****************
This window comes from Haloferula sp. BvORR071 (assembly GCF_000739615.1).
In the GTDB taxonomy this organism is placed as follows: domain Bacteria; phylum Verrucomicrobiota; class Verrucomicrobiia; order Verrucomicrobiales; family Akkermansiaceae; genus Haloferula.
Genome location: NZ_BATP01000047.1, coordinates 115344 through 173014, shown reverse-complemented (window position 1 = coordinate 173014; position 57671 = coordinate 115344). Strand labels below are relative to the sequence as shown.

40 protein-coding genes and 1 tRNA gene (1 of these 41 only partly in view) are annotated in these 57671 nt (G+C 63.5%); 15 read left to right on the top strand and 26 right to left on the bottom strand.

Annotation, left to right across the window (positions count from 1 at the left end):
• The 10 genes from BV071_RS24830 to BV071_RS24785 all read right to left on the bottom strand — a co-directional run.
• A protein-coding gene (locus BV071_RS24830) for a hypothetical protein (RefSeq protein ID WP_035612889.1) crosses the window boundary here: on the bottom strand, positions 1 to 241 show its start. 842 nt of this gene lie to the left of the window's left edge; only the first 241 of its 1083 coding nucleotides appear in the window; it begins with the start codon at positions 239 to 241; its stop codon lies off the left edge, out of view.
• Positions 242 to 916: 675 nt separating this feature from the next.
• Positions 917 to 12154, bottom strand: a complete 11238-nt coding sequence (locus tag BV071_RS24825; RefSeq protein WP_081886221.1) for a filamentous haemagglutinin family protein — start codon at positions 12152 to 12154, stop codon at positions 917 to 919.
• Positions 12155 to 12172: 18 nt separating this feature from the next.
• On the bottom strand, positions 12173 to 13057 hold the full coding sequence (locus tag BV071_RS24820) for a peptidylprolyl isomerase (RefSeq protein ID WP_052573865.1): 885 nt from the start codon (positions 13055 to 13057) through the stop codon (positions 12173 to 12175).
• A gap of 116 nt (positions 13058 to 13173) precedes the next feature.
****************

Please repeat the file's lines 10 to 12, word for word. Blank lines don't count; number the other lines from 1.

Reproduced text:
• Positions 12155 to 12172: 18 nt separating this feature from the next.
• On the bottom strand, positions 12173 to 13057 hold the full coding sequence (locus tag BV071_RS24820) for a peptidylprolyl isomerase (RefSeq protein ID WP_052573865.1): 885 nt from the start codon (positions 13055 to 13057) through the stop codon (positions 12173 to 12175).
• A gap of 116 nt (positions 13058 to 13173) precedes the next feature.